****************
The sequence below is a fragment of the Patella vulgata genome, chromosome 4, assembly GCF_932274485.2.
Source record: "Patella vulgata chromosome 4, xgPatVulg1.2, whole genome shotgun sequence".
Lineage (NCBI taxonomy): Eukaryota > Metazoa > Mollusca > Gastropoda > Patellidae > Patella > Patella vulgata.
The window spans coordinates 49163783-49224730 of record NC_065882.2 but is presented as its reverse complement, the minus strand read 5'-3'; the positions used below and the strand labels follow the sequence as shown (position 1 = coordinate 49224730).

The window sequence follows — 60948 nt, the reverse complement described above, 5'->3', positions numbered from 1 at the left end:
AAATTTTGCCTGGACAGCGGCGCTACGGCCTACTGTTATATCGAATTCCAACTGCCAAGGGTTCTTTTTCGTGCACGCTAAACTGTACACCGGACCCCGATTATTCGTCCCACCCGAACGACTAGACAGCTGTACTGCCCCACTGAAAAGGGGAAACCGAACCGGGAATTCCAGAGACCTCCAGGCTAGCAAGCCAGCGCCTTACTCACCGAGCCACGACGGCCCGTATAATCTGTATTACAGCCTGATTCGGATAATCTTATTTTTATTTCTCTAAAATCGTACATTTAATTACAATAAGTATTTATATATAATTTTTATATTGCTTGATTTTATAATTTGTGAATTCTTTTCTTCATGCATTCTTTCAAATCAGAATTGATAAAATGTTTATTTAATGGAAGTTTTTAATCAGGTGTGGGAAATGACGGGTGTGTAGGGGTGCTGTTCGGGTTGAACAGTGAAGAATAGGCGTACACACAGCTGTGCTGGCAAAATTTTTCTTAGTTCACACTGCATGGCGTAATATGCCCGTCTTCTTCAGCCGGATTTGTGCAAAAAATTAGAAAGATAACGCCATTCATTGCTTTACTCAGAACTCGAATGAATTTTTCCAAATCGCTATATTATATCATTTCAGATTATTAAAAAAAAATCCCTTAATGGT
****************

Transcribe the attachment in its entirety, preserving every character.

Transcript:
The sequence below is a fragment of the Patella vulgata genome, chromosome 4, assembly GCF_932274485.2.
Source record: "Patella vulgata chromosome 4, xgPatVulg1.2, whole genome shotgun sequence".
Lineage (NCBI taxonomy): Eukaryota > Metazoa > Mollusca > Gastropoda > Patellidae > Patella > Patella vulgata.
The window spans coordinates 49163783-49224730 of record NC_065882.2 but is presented as its reverse complement, the minus strand read 5'-3'; the positions used below and the strand labels follow the sequence as shown (position 1 = coordinate 49224730).

The window sequence follows — 60948 nt, the reverse complement described above, 5'->3', positions numbered from 1 at the left end:
AAATTTTGCCTGGACAGCGGCGCTACGGCCTACTGTTATATCGAATTCCAACTGCCAAGGGTTCTTTTTCGTGCACGCTAAACTGTACACCGGACCCCGATTATTCGTCCCACCCGAACGACTAGACAGCTGTACTGCCCCACTGAAAAGGGGAAACCGAACCGGGAATTCCAGAGACCTCCAGGCTAGCAAGCCAGCGCCTTACTCACCGAGCCACGACGGCCCGTATAATCTGTATTACAGCCTGATTCGGATAATCTTATTTTTATTTCTCTAAAATCGTACATTTAATTACAATAAGTATTTATATATAATTTTTATATTGCTTGATTTTATAATTTGTGAATTCTTTTCTTCATGCATTCTTTCAAATCAGAATTGATAAAATGTTTATTTAATGGAAGTTTTTAATCAGGTGTGGGAAATGACGGGTGTGTAGGGGTGCTGTTCGGGTTGAACAGTGAAGAATAGGCGTACACACAGCTGTGCTGGCAAAATTTTTCTTAGTTCACACTGCATGGCGTAATATGCCCGTCTTCTTCAGCCGGATTTGTGCAAAAAATTAGAAAGATAACGCCATTCATTGCTTTACTCAGAACTCGAATGAATTTTTCCAAATCGCTATATTATATCATTTCAGATTATTAAAAAAAAATCCCTTAATGGT